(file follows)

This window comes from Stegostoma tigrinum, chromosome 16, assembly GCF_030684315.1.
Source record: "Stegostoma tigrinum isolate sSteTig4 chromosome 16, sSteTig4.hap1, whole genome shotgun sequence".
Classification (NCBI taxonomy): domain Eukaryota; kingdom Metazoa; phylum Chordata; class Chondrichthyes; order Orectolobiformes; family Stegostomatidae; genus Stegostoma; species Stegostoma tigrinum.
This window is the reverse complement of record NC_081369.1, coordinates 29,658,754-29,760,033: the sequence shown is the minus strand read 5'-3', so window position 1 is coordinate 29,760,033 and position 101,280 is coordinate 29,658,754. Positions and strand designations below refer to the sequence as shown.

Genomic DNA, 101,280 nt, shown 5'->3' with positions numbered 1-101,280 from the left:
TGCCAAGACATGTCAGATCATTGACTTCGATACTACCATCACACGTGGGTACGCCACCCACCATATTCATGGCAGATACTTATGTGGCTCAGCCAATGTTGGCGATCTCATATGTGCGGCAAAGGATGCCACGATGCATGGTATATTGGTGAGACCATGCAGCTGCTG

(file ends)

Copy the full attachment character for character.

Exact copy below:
This window comes from Stegostoma tigrinum, chromosome 16, assembly GCF_030684315.1.
Source record: "Stegostoma tigrinum isolate sSteTig4 chromosome 16, sSteTig4.hap1, whole genome shotgun sequence".
Classification (NCBI taxonomy): domain Eukaryota; kingdom Metazoa; phylum Chordata; class Chondrichthyes; order Orectolobiformes; family Stegostomatidae; genus Stegostoma; species Stegostoma tigrinum.
This window is the reverse complement of record NC_081369.1, coordinates 29,658,754-29,760,033: the sequence shown is the minus strand read 5'-3', so window position 1 is coordinate 29,760,033 and position 101,280 is coordinate 29,658,754. Positions and strand designations below refer to the sequence as shown.

Genomic DNA, 101,280 nt, shown 5'->3' with positions numbered 1-101,280 from the left:
TGCCAAGACATGTCAGATCATTGACTTCGATACTACCATCACACGTGGGTACGCCACCCACCATATTCATGGCAGATACTTATGTGGCTCAGCCAATGTTGGCGATCTCATATGTGCGGCAAAGGATGCCACGATGCATGGTATATTGGTGAGACCATGCAGCTGCTG